Its books influenced clearly the European alchemists and justified their search of the Philosopher's stone, Lapis Philosophicus . One allots to him the paternity of a great number of equipments laboratory of chemistry and now current processes as well as the chemical substance discovery, such as the Hydrochloric acid and the nitric Acid , the Distillation and the crystallization, which became the bases of the Chimie and the Chemical engineering modern.
Geber was also the pen name of an anonymous European alchemist of XIVe century, author in particular of the treaty Summa Perfectione : to see Pseudo-Geber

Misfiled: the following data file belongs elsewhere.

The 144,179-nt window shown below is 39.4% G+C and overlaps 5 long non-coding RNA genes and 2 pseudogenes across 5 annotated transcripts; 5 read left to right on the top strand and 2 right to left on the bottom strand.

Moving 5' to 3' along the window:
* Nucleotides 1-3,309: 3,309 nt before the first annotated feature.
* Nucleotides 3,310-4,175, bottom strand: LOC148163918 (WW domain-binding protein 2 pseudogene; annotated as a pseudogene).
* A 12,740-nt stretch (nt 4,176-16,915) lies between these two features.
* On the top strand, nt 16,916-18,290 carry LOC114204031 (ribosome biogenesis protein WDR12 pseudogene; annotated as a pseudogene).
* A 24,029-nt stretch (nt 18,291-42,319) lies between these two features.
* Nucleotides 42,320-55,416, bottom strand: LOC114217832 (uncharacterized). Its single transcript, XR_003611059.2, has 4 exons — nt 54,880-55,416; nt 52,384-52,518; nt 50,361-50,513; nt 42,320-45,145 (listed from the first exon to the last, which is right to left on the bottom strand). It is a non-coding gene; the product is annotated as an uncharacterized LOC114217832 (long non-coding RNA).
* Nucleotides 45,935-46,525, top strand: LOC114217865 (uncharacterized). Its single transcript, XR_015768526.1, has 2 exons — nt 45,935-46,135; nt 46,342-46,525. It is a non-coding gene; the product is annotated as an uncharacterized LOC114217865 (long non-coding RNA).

Jabir wrote more than one hundred treaties on varied subjects, of which 22 relate to the Alchimie. Firmly built on experimental observations, its books give a systematization of the fundamental chemical processes used by the alchemists, such as the crystallization, the Distillation, the Calcination, the sublimation and the evaporation. They thus constitute a great step in the transformation of the chemistry of an art occults in a scientific discipline. In particular, Jabir guesses that finished quantities of various substances are implemented during the chemical reactions, preceding thus almost millenium the principles of modern chemistry and in particular of the law of the definite proportions discovered by Joseph Louis Proust in 1794.